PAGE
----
What are the Major Stages of the Sintering Process?

February 14, 2019

The sintering process occurs after a mass of atomized powder has been compacted. Further back, the powder metal has been mixed and blended with a liquid phase. Oils and bonding additives have spread uniformly throughout the mix. A closed die now imparts the amorphous mass its dimensional profile. Now, leaving those profile-forming stages behind, we move towards the sintering stages. In here, it’s time for some necking action.

What’s Sintering Necking?

This is when the discrete metal particles first begin to coalesce. The grains are in contact. They’ve been compacted into a desired shape, so the compaction operation is complete. A finely rendered part looks almost ready for its application. But, as just mentioned, the particles are not fully bonded. Applying sintering heat, which requires a temperature that does not exceed the metal’s melting temperature, the grains become plastic. They diffuse and fuse. The grain boundaries are dissolving, and those melting boundaries are developing fused connections between one another. These are the necks, the initial grain diffusion points.

Charting the Intermediate Stage

 The neck growths swell as the temperature climbs. Intelligently regulated, the pressing lubricants vapourise and the necks meld into a single mass. The spheroid particles, once loaded with surface curvature, can be seen under a microscope at this point. With the process frozen mid-stage, those curves are transforming into densified crevices. The porous structure is taking shape. Now, with the densification action almost finished, the pore equilibrium stabilizes. Tiny capillaries have taken form, and it’s in this pore network that the powder metal’s lubricating agent takes up residence. Importantly, the pressing lubricant is gone and the interfacial tensions are also reaching a state of equilibrium.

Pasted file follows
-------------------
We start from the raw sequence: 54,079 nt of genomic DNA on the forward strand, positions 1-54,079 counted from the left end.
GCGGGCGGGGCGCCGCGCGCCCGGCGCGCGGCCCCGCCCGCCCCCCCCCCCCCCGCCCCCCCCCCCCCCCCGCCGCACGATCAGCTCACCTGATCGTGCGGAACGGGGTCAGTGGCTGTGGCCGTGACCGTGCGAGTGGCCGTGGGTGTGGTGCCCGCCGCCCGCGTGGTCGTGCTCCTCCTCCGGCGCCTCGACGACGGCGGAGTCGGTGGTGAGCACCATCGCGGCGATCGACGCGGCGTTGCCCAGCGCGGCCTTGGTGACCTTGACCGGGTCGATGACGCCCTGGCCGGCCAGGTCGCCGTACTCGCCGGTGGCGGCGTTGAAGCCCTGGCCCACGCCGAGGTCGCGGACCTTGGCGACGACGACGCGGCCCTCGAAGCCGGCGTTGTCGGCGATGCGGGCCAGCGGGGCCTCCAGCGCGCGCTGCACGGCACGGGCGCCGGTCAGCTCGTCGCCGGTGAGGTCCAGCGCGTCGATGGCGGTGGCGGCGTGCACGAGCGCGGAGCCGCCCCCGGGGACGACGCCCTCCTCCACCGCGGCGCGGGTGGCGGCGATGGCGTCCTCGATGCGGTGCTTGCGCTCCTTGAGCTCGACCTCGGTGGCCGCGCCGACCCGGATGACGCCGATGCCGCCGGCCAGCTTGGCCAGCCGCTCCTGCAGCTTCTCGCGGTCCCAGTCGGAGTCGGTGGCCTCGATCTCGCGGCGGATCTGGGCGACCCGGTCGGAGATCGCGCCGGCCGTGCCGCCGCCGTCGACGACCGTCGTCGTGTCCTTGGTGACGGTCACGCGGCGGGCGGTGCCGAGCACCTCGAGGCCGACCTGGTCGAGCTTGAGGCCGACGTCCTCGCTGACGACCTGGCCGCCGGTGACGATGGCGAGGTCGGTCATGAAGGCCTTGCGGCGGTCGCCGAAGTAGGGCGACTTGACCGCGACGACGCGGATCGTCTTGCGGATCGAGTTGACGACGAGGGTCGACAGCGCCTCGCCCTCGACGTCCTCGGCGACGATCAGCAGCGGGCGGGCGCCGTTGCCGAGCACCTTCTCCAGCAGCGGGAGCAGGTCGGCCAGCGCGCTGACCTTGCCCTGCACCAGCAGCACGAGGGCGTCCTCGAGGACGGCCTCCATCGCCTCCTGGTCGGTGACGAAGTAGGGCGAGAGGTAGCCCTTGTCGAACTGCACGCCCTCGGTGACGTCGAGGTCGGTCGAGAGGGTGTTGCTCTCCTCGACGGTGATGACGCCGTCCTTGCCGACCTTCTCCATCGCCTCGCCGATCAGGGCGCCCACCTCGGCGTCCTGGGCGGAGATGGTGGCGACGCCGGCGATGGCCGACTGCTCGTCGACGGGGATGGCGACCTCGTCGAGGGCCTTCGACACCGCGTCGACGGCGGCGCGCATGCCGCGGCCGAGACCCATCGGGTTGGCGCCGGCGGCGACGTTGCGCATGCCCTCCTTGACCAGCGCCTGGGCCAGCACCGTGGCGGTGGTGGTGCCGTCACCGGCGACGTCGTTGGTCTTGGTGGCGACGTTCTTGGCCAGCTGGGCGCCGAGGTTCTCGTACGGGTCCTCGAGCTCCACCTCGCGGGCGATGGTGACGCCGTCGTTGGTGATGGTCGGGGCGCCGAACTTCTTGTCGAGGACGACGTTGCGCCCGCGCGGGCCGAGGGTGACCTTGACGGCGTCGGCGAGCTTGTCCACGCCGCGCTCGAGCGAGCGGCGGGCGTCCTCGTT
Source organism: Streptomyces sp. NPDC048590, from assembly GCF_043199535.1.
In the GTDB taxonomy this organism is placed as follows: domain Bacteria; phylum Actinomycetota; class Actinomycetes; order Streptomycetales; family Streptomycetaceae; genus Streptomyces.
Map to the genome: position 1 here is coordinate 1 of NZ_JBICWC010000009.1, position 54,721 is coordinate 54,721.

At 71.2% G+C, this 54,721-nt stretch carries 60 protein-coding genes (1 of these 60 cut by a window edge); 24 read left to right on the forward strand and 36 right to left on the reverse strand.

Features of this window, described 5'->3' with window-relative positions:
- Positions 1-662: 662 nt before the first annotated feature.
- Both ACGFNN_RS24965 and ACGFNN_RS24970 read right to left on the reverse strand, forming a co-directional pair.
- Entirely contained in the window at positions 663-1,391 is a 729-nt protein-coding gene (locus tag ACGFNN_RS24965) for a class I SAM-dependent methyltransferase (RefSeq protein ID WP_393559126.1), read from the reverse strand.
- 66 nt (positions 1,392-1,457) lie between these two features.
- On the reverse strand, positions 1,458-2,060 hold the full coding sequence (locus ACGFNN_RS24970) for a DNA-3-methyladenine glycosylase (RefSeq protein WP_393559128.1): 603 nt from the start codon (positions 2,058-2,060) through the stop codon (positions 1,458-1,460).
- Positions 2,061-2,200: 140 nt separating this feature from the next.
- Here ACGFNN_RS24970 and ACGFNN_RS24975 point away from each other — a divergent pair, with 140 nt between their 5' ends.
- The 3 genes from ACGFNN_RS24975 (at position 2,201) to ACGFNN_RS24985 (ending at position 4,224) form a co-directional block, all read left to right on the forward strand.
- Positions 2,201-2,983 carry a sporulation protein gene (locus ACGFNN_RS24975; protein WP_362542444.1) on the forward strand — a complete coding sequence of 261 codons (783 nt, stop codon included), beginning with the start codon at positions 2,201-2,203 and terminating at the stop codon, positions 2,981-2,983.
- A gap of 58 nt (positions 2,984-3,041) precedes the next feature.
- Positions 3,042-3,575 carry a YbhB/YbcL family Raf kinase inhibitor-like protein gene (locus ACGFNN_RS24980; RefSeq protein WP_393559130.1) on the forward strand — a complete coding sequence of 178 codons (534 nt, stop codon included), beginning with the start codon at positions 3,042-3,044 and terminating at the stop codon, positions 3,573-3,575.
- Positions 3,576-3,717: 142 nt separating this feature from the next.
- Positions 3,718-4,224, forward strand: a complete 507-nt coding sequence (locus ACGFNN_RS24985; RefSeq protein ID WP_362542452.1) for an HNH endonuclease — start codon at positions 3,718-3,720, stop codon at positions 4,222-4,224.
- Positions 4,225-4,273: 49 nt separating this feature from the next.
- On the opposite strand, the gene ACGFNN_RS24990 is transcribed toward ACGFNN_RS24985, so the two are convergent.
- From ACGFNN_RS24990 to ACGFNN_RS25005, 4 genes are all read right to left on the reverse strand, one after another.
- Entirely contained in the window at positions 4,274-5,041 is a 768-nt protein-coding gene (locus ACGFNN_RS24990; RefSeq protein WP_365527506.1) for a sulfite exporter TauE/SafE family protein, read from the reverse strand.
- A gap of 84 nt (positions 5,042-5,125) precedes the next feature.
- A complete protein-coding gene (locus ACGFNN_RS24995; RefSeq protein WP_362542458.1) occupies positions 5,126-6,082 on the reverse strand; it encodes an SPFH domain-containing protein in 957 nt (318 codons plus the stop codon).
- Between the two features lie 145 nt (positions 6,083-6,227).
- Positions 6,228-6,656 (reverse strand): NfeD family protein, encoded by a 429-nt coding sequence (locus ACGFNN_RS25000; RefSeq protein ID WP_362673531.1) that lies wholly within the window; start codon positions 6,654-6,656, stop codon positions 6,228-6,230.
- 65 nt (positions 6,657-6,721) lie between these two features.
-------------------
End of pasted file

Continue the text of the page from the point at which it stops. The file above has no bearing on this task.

Completing the Densification Process

Dimensionally stable and fully particle diffused, the initial necks are gone and the porous substructure has become properly established. Material to pore quotients are observed and waxy or oily lubricants are in place. A controlled atmosphere has been monitored during the process, so no metal oxides have compromised what should be an entirely pure material base. Happily, the required number of pores are still connected, while the rest are completely closed and isolated. Their job is simply to reinforce the metal’s stress equalizing structure so that the sintered part displays strength and durability.

All three major sintering stages are controlled by sophisticated equipment mechanisms. Otherwise, the pore quotients and/or the product’s inherent strength would be undermined. To facilitate the process monitoring phase, complex densification models determine optimal processing vectors, including the required sintering temperatures and pressures. For example, solidification stages require careful management if the end-line product is to retain its intended dimensional outlines.

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